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Travel

Money & Shopping

Money makes the world go 'round - or at least money makes it easier to get around. Read on for tips on spending money in Germany.

Euro bills

Germany is one of 17 EU-member countries and six non-member states with the euro

Germany introduced the euro in 2001. One euro is approximately equal to $1.36, 1.53 Australian dollars, and 0.83 British pounds.

The euro was designed for societies accustomed to carrying coin purses and paying cash and has a plethora of coins in different denominations: two euros, one euro, 50 cents, 20 cents, 10 cents, five cents, two cents and one cent.

The best way to avoid paying expensive exchange fees is to withdraw cash directly from an ATM (look for a Bankautomat or Geldautomat). Before you go, ask your home bank if it charges a fee for using an ATM abroad.

It is also possible to change money or cash traveler's cheques at any bank for a fee.

Paying with a credit card is not common. Most Germans simply carry cash or pay with a debit card. Larger department stores and hotels accept credit cards, but smaller shops generally do not. Restaurants and cafés rarely take credit cards and many don't accept debit cards either. It's a good idea to keep cash on hand.

Outside café

Most restaurants only take cash

Tax is always included on the price tag. What you see is what you pay and value-added tax is19 percent. For selected items like books and food, as well as taxi rides, tax is only seven percent.

Many stores, especially grocery stores, do not give out bags for their customers' purchases. Employing someone to bag groceries is largely unheard of. Bags are usually available for purchase, however, many shoppers bring their own re-usable shopping bag with them.

When purchasing beverages, keep in mind that most glass and plastic bottles have a Pfand or deposit, ranging between 0.08 and 0.30 euros. Check for the recycling symbol on the bottle to determine whether or not it can be exchanged for a deposit.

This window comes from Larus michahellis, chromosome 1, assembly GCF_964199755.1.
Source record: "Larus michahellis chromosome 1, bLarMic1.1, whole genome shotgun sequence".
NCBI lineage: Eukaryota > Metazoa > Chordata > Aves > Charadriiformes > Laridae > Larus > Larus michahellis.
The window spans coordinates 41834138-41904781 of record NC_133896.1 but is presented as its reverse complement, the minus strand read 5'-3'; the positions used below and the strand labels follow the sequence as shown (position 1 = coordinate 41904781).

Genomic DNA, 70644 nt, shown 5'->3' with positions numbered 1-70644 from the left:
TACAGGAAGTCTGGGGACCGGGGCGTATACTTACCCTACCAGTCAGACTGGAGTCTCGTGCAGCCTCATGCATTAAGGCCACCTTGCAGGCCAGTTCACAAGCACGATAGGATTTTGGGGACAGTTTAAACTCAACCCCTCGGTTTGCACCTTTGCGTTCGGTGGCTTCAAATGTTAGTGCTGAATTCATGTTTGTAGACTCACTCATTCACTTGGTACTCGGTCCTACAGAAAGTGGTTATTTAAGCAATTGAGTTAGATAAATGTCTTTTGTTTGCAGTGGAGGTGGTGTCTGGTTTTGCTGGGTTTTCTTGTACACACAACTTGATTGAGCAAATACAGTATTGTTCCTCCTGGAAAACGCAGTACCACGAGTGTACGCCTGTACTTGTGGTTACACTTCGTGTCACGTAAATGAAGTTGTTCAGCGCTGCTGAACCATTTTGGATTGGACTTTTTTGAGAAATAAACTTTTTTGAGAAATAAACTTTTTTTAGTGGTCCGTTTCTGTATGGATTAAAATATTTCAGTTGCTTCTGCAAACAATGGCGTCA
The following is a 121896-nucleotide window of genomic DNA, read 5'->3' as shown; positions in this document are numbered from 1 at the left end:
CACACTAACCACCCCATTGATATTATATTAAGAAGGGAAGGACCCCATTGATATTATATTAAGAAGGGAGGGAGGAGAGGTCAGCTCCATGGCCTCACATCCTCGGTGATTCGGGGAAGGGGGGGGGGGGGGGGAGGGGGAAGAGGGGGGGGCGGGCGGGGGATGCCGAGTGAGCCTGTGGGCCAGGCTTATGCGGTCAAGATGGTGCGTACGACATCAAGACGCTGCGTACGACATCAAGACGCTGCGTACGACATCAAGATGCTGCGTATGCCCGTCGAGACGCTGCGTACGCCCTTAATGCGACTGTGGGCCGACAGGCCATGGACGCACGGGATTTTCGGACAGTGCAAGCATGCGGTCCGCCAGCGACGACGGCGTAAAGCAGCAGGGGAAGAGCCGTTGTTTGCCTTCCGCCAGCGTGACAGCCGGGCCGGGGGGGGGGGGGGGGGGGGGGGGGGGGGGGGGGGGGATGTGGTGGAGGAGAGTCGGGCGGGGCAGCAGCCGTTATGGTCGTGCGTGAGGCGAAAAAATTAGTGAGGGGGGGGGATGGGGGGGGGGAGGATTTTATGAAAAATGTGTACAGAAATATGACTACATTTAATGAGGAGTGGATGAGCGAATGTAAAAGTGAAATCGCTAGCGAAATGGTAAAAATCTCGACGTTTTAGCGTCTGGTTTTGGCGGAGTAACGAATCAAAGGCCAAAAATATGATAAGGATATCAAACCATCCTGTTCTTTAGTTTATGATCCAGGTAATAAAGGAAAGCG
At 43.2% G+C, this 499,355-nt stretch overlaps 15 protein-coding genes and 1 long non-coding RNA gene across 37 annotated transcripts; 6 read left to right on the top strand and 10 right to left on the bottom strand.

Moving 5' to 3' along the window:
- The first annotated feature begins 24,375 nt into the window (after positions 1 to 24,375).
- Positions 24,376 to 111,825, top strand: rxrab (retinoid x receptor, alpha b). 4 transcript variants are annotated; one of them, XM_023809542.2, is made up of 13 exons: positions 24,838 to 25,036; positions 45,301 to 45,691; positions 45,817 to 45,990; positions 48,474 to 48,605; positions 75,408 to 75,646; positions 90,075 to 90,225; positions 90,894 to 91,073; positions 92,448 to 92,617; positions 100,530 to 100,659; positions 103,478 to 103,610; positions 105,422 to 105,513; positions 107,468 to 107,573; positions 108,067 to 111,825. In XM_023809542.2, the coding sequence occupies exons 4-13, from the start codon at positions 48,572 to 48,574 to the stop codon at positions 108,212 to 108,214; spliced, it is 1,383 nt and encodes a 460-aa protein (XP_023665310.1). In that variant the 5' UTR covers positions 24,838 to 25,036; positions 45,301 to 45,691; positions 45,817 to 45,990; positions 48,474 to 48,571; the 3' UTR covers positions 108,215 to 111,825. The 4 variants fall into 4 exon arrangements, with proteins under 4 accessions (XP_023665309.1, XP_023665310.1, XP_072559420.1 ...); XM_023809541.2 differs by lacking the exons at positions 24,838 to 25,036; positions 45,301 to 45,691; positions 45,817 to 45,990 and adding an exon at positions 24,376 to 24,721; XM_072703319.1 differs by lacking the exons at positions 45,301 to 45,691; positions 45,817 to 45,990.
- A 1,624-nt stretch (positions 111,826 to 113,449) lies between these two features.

Business hours

Most stores in Germany open during the week at 9 a.m. or 10 a.m. and close between 6 p.m. and 8 p.m. They tend to close earlier on Saturday, sometimes as early as 2 p.m. In larger cities, many shops will stay open from Monday through Saturday until 8 p.m., with some open until 10 p.m.

Some shops close for lunch, generally between 1 p.m. and 3 p.m. This is more common in smaller towns, but may also be the case in larger cities as well.

Nearly all stores are closed on Sundays and public holidays. For urgent necessities, however, you can go to a gas station convenience store. Some bakeries and flower shops also open for a few hours on Sundays. Another important exception is train stations in larger cities. Shops within the station often open on Sundays, and sometimes on public holidays.

Once a month, some cities allow their shops and department stores to open Sundays.

Pharmacies

Sign for a pharmacy

Pharmacies are marked with a giant "A" for "Apotheke"

If you enjoyed a bit too much of Germany's most famous beverage, you won't find an aspirin in the supermarket or the drug store - and most certainly not on a Sunday. Over-the-counter medications, such as pain-killers, are only sold in pharmacies, not in supermarkets or drug stores.

Pharmacies are very common in Germany, so you will not have trouble finding one - look for an Apotheke. It's not a good idea to go overboard on a Saturday night, because only selected pharmacies are open on Sundays. These are generally listed in the newspaper. The pharmacies that are closed on Sunday will also post a listing of those in the area that are open. Most larger cities have a pharmacy in their trains stations.